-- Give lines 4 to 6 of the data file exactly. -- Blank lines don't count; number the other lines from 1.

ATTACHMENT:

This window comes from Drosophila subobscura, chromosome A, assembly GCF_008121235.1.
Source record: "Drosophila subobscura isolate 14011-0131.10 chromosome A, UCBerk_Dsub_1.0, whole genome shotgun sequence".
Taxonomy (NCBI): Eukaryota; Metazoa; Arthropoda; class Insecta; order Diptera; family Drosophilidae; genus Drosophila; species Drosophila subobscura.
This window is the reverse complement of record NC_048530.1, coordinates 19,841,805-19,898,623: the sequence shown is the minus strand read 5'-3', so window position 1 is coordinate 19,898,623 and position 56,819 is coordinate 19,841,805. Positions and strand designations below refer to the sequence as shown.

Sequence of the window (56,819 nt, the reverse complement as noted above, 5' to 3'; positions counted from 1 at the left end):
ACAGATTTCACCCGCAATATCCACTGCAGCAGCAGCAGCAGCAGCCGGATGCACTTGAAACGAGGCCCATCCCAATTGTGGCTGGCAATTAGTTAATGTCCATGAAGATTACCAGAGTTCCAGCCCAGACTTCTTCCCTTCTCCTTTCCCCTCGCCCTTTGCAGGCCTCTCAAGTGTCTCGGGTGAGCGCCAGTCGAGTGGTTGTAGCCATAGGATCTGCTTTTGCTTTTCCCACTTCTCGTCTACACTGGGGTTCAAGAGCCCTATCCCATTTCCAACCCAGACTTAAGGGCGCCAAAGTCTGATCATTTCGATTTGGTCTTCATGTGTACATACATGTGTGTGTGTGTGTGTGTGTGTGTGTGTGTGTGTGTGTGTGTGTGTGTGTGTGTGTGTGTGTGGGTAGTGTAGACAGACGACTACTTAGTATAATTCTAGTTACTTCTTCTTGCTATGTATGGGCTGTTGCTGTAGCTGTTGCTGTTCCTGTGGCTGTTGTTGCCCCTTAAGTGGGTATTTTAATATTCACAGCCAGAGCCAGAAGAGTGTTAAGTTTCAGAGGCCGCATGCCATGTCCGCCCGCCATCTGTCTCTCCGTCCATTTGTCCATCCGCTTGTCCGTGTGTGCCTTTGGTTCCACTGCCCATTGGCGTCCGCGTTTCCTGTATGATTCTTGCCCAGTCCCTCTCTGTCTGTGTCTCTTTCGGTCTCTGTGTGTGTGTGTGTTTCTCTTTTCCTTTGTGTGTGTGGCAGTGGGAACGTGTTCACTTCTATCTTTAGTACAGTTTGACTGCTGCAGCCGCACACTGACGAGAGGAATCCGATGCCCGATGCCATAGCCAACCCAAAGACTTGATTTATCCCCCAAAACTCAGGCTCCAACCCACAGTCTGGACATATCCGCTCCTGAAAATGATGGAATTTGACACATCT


This window is the reverse complement of record NC_048530.1, coordinates 19,841,805-19,898,623: the sequence shown is the minus strand read 5'-3', so window position 1 is coordinate 19,898,623 and position 56,819 is coordinate 19,841,805. Positions and strand designations below refer to the sequence as shown.

Sequence of the window (56,819 nt, the reverse complement as noted above, 5' to 3'; positions counted from 1 at the left end):
ACAGATTTCACCCGCAATATCCACTGCAGCAGCAGCAGCAGCAGCCGGATGCACTTGAAACGAGGCCCATCCCAATTGTGGCTGGCAATTAGTTAATGTCCATGAAGATTACCAGAGTTCCAGCCCAGACTTCTTCCCTTCTCCTTTCCCCTCGCCCTTTGCAGGCCTCTCAAGTGTCTCGGGTGAGCGCCAGTCGAGTGGTTGTAGCCATAGGATCTGCTTTTGCTTTTCCCACTTCTCGTCTACACTGGGGTTCAAGAGCCCTATCCCATTTCCAACCCAGACTTAAGGGCGCCAAAGTCTGATCATTTCGATTTGGTCTTCATGTGTACATACATGTGTGTGTGTGTGTGTGTGTGTGTGTGTGTGTGTGTGTGTGTGTGTGTGTGTGTGTGTGTGTGGGTAGTGTAGACAGACGACTACTTAGTATAATTCTAGTTACTTCTTCTTGCTATGTATGGGCTGTTGCTGTAGCTGTTGCTGTTCCTGTGGCTGTTGTTGCCCCTTAAGTGGGTATTTTAATATTCACAGCCAGAGCCAGAAGAGTGTTAAGTTTCAGAGGCCGCATGCCATGTCCGCCCGCCATCTGTCTCTCCGTCCATTTGTCCATCCGCTTGTCCGTGTGTGCCTTTGGTTCCACTGCCCATTGGCGTCCGCGTTTCCTGTATGATTCTTGCCCAGTCCCTCTCTGTCTGTGTCTCTTTCGGTCTCTGTGTGTGTGTGTGTTTCTCTTTTCCTTTGTGTGTGTGGCAGTGGGAACGTGTTCACTTCTATCTTTAGTACAGTTTGACTGCTGCAGCCGCACACTGACGAGAGGAATCCGATGCCCGATGCCATAGCCAACCCAAAGACTTGATTTATCCCCCAAAACTCAGGCTCCAACCCACAGTCTGGACATATCCGCTCCTGAAAATGATGGAATTTGACACATCT